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A winter forecast of dry and warm weather doesn’t bode well for skiers

Environment and Climate Change Canada points to ‘El Nino’ as reason for unusual weather pattern
The corner of Main St. & Broadway Ave. on Nov. 28, 2023 (Morgan Powell/Interior News).

December is fast approaching, Christmas lights are twinkling on Main St., and Santa is making his rounds at the many community events happening this holiday season.

But Smithereens are missing one thing: snow!

“We don’t have our final climate statistics for the month yet,” explained Environment and Climate Change Canada meteorologist Alyssa Charboneau. “[But] we are trending towards a warmer than normal month for the month of November.”

Environment and Climate Change Canada observed snow at 52 per cent of what is typical in Smithers for this time of year. Depending on the amount of precipitation for the remainder of November, this could be Smithers’ third driest fall on record.

“This is actually a continuation of those dry conditions that we saw through this summer into early fall and now that’s continuing into winter,” explained Charboneau. “And so there’s a lot of other implications, we’re not getting the snowfall that we expect this time of year.”

Hudson Bay Mountain announced they are postponing their regular scheduled opening, due to lack of snow on the mountain, leaving skiers, and winter enthusiasts wondering what the remainder of the ski season will be like.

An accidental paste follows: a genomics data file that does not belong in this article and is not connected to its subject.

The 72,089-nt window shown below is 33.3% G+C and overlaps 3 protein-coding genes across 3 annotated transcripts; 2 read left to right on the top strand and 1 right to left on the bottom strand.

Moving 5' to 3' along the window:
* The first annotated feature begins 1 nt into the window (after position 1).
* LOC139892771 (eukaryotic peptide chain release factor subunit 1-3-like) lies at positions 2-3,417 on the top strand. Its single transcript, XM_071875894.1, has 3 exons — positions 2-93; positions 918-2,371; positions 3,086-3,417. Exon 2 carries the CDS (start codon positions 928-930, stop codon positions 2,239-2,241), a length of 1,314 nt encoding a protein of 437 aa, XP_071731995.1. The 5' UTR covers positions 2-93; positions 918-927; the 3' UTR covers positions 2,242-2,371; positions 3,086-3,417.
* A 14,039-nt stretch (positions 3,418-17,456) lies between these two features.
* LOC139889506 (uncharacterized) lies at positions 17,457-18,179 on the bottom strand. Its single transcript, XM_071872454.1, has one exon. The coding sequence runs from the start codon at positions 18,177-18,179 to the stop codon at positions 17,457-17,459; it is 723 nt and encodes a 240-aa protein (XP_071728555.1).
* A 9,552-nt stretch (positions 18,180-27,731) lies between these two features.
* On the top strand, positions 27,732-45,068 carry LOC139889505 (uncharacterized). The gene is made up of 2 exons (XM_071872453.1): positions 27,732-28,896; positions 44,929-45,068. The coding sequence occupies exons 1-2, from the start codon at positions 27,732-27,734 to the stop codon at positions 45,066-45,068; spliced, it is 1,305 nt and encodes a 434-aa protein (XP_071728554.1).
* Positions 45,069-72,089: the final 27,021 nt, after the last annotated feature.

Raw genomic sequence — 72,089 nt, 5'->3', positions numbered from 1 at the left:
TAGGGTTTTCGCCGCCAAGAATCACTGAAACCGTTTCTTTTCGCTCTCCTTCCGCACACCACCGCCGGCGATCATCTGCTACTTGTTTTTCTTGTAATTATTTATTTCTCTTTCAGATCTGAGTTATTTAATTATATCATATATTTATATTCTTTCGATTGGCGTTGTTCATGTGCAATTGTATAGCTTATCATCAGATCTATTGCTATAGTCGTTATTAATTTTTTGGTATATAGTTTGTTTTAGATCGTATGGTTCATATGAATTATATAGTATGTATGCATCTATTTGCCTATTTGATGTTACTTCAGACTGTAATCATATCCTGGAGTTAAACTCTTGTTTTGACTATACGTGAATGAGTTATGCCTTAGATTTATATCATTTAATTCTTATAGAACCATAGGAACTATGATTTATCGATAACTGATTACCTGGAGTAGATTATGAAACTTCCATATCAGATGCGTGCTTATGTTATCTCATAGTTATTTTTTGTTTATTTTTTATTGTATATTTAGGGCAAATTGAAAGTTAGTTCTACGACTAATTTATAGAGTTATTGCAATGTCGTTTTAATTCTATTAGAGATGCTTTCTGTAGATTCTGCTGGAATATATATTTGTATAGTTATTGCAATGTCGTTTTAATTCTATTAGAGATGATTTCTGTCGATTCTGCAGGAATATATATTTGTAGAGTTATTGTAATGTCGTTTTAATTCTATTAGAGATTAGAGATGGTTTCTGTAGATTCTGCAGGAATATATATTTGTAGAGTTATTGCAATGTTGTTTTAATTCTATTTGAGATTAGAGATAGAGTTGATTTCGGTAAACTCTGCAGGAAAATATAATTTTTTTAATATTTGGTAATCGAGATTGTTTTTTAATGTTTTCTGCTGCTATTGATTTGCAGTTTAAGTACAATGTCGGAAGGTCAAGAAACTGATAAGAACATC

“It’s a slow, very slow, start to those alpine snowpacks,” said Charboneau. “We’ve seen that not just in the Smithers area, but other places in the province as well, overall, it’s just been drier.”

The weather pattern is expected to shift over the next week. Temperatures are expected to dip below freezing on Thursday, accompanied by snowy conditions.

However, less snow overall can be expected for the 2023/2024 ski season.

“I don’t have a lot of good news,” said Charboneau. “Our long-range forecast is still indicating warmer-than-normal conditions are probably going to continue.”

El Niño, a warming climate pattern, will start sometime in January and persist into the early spring.

“El Niño conditions refer to temperatures across the equatorial Pacific that are warmer than normal,” explained Charboneau. “They tend to affect our weather here in British Columbia.”

As of right now, Environment and Climate Change Canada does not have enough data to affirm whether or not these weather patterns are related to climate change.

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About the Author: Morgan Powell, Local Journalism Initiative

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